Add a Comment
Thursday, August 16th, 2012
Job Losses Persist for the Less-Educated
After suffering the largest share of job losses in the recession, Americans with no more than a high school education have continued to lose jobs during the sputtering recovery while better-educated people have gained millions of jobs, according to a Georgetown University study. (via New York Times)
Blood Type Might Be a Clue to Heart Disease Risk
People who have blood types A, B, or AB have a slightly higher risk of heart disease compared to those with type O, the most common kind, according to research released Tuesday. (via Associated Press)
U.S. Kids Downing More Diet Drinks
The number of U.S. children who drink sugar-free beverages has doubled in the past decade, a new study finds. (via Reuters)
Chemical in Antibacterical Soap Weakens Muscle Function
A new study questions the safety of triclosan, a common chemical in antibacterial products like soap, toothpaste and mouthwash. (via Time)
Children’s Self Control is Associated with Their Body Mass Index as Adults
Add a Comment
A new study scheduled for publication in The Journal of Pediatrics finds that delaying gratification longer at 4 years of age is associated with having a lower body mass index (BMI) 30 years later. (via Science Daily)
blood type, BMI, diet, diet drinks, education, heart disease, jobs, muscle function, Noelia de la Cruz, Parents Daily News Roundup, self-control | Categories:
Tuesday, July 24th, 2012
Survival Rates for Premies Are Better Than Previously Reported
Premature babies are more likely to survive when they are born in high-level neonatal intensive care units (NICUs) than in hospitals without such facilities. Pediatric researchers who analyzed more than 1.3 million premature births over a 10-year span found that the survival benefits applied not only to extremely preterm babies, but also to moderately preterm newborns. (via Science Daily)
Severely Obese Babies: Hearts Already in Danger
Heart disease is normally associated with middle age, but the early warning signs were detected in children between the ages of two and 12. Two-thirds of the 307 children studied had a least one early symptom such as high blood pressure. (via BBC)
Social Deprivation Has a Measurable Effect On Brain Growth
Severe psychological and physical neglect produces measurable changes in children’s brains, finds a study led by Boston Children’s Hospital. But the study also suggests that positive interventions can partially reverse these changes. (via Science Daily)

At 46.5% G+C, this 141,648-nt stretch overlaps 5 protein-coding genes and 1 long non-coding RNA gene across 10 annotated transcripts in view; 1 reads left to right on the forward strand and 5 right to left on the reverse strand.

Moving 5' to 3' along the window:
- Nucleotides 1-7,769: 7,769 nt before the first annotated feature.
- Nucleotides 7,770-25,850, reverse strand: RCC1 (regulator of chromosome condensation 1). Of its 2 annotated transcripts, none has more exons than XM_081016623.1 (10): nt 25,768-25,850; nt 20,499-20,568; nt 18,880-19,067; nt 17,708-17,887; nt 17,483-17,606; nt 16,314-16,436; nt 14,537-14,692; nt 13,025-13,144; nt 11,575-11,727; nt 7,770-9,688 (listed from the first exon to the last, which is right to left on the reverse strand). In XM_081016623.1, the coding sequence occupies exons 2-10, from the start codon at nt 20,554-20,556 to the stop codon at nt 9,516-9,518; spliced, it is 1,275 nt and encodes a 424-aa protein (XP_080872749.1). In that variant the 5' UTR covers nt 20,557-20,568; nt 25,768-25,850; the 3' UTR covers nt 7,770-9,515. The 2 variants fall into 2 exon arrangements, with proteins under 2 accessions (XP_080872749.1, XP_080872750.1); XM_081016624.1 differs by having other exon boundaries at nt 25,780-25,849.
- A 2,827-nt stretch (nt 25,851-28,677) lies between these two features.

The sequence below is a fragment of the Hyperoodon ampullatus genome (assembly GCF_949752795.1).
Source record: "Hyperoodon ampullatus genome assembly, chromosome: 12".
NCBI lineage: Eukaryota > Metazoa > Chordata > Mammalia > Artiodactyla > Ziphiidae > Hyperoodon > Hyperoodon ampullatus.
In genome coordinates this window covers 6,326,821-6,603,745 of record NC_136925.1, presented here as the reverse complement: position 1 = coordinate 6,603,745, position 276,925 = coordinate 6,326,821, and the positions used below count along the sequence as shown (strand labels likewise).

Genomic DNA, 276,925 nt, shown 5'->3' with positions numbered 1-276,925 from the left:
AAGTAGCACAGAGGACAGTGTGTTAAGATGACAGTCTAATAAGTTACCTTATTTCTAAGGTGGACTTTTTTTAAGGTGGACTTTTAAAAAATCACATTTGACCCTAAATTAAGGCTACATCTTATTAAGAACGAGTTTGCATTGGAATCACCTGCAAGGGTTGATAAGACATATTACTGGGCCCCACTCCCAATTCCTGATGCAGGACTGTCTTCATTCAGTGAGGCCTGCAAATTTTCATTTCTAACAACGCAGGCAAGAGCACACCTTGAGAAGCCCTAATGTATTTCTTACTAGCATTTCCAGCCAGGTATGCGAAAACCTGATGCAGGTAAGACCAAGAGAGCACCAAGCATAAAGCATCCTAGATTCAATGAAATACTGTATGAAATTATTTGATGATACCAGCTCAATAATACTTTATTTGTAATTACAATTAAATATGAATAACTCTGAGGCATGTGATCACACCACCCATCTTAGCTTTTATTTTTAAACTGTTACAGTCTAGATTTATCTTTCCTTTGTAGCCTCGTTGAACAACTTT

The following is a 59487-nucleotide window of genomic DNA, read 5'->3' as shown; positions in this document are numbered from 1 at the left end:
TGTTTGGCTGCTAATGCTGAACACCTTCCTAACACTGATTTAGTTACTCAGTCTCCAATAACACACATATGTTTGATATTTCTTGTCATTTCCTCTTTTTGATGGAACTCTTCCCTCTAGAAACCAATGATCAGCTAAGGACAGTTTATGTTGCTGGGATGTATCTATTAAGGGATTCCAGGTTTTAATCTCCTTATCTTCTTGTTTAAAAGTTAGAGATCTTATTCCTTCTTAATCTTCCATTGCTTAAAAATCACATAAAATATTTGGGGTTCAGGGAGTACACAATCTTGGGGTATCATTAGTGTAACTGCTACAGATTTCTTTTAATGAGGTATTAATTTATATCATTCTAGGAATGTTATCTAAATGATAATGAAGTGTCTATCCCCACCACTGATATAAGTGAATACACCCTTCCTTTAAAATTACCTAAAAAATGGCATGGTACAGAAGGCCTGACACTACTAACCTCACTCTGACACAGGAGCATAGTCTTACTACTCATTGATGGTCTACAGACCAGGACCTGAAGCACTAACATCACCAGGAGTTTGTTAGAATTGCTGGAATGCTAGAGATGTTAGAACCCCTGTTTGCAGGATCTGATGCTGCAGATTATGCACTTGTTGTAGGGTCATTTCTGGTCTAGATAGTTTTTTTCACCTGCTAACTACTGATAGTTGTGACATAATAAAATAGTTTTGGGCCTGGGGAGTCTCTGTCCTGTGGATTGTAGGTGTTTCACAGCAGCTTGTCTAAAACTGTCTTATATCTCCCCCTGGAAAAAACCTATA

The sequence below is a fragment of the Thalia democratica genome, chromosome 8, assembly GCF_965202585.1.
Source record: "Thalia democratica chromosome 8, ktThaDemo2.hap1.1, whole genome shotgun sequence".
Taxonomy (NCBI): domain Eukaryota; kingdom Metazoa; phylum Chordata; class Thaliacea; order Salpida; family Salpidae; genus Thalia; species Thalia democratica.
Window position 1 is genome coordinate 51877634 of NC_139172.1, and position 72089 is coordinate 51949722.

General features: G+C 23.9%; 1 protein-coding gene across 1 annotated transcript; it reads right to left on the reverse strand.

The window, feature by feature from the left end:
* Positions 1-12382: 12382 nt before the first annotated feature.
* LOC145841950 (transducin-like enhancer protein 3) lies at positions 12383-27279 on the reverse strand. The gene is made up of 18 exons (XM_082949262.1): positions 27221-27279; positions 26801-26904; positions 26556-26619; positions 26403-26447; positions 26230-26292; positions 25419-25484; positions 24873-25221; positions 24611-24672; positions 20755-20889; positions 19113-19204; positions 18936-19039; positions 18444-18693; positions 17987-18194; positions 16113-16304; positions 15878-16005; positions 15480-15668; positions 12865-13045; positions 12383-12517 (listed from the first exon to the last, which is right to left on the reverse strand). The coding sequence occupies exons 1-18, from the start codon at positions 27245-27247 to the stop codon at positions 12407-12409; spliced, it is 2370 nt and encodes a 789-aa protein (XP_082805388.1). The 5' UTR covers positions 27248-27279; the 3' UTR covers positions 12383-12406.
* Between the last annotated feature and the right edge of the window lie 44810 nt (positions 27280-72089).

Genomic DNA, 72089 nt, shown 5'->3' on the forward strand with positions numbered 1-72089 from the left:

After 30 Years, Unintended Birth Rate Still Almost 40 Percent
About 37 percent of births in the United States are the result of unintended pregnancies, a proportion that has remained fairly steady since 1982, according to new research from the National Center for Health Statistics, a branch of the U.S. Centers for Disease Control and Prevention. (via ABC)
Childhood Obesity Linked to Cancer Risk
Add a Comment
According to the American Heart Association, one in three children and teenagers are now considered overweight or obese. There is a growing recognition of health problems associated with extra pounds, including the risk of diabetes, heart disease, and joint and muscle pain. (via Science Daily)
american heart association, Babies, birth rates, brain development, brain growth, cancer, children, diabetes, heart disease, obesity, Parents Daily News Roundup, premature births | Categories:
Wednesday, June 13th, 2012
Boy from Super Bowl Commercial Prepares for Heart Surgery
Max Page, 7, starred in arguably the most memorable commercial from the 2011 Super Bowl: the Volkswagen Star Wars ad. Dressed as Darth Vader, Page attempted to use the Force to control various household items. But now Page will have to channel the Force he used in the commercial as he gets ready to have open-heart surgery to fix a congenital defect. (via The Today Show)
Casey Anthony Does Phone Interview With Piers Morgan
It was almost a year ago that Casey Anthony was acquitted in the death of her 2-year-old daughter, Caylee. Now, for the first time since the trial, Anthony has addressed the charges in a phone interview with CNN’s Piers Morgan. (via CNN)
New Study About Same-Sex Parenting Criticized
Social scientists are criticizing a new study authored by Mark Regnerus, a sociologist at the University of Texas, that claims there are disadvantages for children raised by same-sex parents. (via msnbc.com)
Children and Grandchildren of Older Fathers May Inherit Longevity
Add a Comment
A recent study by researchers at Northwestern University has found that kids with older fathers and grandfathers have longer telomeres, which could mean a longer and healthier life. (via TIME)